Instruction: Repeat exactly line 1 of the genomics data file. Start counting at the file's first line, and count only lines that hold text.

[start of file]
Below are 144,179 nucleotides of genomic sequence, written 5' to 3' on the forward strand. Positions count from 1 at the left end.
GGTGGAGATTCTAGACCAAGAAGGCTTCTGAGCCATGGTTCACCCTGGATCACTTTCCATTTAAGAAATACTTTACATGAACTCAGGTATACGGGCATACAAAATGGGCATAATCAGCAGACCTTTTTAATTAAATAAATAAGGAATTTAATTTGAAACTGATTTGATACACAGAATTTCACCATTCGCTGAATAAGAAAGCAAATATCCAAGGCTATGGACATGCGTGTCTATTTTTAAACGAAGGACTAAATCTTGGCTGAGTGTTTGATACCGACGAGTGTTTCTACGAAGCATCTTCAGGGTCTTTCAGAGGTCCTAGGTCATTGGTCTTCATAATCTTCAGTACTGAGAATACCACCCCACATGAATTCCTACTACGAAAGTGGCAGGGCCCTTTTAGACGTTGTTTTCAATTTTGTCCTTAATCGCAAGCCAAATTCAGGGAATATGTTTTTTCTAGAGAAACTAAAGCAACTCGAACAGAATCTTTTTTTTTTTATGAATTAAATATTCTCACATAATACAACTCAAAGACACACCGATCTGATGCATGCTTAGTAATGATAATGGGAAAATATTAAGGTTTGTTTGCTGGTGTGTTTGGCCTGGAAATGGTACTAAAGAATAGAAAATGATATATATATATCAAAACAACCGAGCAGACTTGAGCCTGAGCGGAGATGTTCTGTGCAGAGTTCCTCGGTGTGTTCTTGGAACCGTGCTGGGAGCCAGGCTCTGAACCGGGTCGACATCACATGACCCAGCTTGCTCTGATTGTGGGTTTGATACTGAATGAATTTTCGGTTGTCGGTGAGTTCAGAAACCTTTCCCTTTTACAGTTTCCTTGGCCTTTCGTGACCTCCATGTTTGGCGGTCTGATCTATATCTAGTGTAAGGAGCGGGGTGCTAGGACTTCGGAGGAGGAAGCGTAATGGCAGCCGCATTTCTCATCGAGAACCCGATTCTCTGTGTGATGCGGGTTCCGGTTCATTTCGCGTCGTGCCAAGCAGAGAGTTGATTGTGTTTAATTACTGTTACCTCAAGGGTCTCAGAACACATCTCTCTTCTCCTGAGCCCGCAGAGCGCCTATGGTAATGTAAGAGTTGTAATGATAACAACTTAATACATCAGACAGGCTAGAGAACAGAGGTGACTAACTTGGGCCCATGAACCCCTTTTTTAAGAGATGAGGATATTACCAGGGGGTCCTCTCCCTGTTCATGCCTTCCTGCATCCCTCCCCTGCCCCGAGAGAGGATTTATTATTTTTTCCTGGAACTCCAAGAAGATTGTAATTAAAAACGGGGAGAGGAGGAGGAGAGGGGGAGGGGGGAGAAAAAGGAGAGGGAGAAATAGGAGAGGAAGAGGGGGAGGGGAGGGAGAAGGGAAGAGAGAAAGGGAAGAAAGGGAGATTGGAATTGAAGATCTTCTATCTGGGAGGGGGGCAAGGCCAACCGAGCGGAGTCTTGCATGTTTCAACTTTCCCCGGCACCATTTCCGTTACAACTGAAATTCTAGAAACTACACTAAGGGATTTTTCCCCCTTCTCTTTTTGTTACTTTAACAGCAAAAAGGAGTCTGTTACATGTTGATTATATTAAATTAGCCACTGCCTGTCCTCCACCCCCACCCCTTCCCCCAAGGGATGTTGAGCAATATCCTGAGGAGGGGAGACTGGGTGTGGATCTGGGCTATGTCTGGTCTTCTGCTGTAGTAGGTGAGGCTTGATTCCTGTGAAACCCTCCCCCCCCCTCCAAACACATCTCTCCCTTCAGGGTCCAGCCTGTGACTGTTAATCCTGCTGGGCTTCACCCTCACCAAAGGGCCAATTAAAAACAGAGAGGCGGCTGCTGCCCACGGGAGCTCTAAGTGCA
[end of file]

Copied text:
Below are 144,179 nucleotides of genomic sequence, written 5' to 3' on the forward strand. Positions count from 1 at the left end.